Neighbors' rage torpedoes effort to nurture kids
Mount Vernon residents have every right to be distressed over crime in their neighborhood, and I agree they should have had more notice about the planned Tamar's Children program ("A lesson learned the hard way," editorial, Aug. 8). However, I am also painfully aware that the only reason they wanted more notice was to do precisely what they did -- prevent the program from proceeding on Cathedral Street.
Mount Vernon residents were only interested in one message at the Aug. 6 meeting: Not in my back yard.
This is a shame for the women who could have been served, the professionals ready to serve them and the children we hope to help grow up in a healthy environment, without losing those precious first months with their mothers.
While I respect the right to express anger, the shouting, attacks and elitism at the meeting were over the top.
I have never felt frightened walking into the maternity ward at the Baltimore City Detention Center. I did feel frightened by the vitriol in the meeting and saddened by a keen awareness of the level of hatred in this world.
A program such as Tamar's Children would not prevent me from moving to Mount Vernon. The prospect of having neighbors like the people I witnessed on Aug. 6 would.
The writer is a therapist for Tamar's Children.
Residents were right to protect the area
I was quite dismayed by The Sun's characterization of the concerned citizens of Mount Vernon-Belvedere as disdainful and contemptuous of the Tamar's Children program ("A lesson learned the hard way," editorial, Aug. 8).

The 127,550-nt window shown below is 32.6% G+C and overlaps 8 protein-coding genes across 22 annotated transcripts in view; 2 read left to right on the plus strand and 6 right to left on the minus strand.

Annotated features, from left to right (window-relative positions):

As a resident of Mount Vernon who attended the meeting the editorial described, I know no one commented on the need for or value of this proposed program. The issue was its placement in an area that, as The Sun noted, already has more than its share of social service programs and faces an ongoing struggle to maintain its stability.
Passionate and concerned residents should not be characterized as "hostile" and "rude" NIMBYs when they are trying to protect a historical and cultural center.
A better way to help struggling schools
The Sun's article "Parents skip on school choice" (Aug. 5) suggests we shouldn't worry that it costs $2.4 million to transport fewer than 100 students outside of their failing neighborhood schools because, after all, the program is funded with federal money.
Well, the last time I checked, I pay not only local but also federal taxes. The fact that this money is raised at a national level cannot justify spending $120 per day per student for transportation to and from school.
The program will spend more than $24,000 for each student. Couldn't the schools' poor performance be better remedied by spending this money on qualified tutors?
The embarrassingly small percentage of eligible students taking advantage of the relocation program attests to its impracticality. Wouldn't all eligible students better benefit from, for example, tutoring at their neighborhood school?
Curtis C. Coon
University pushes Islamic propaganda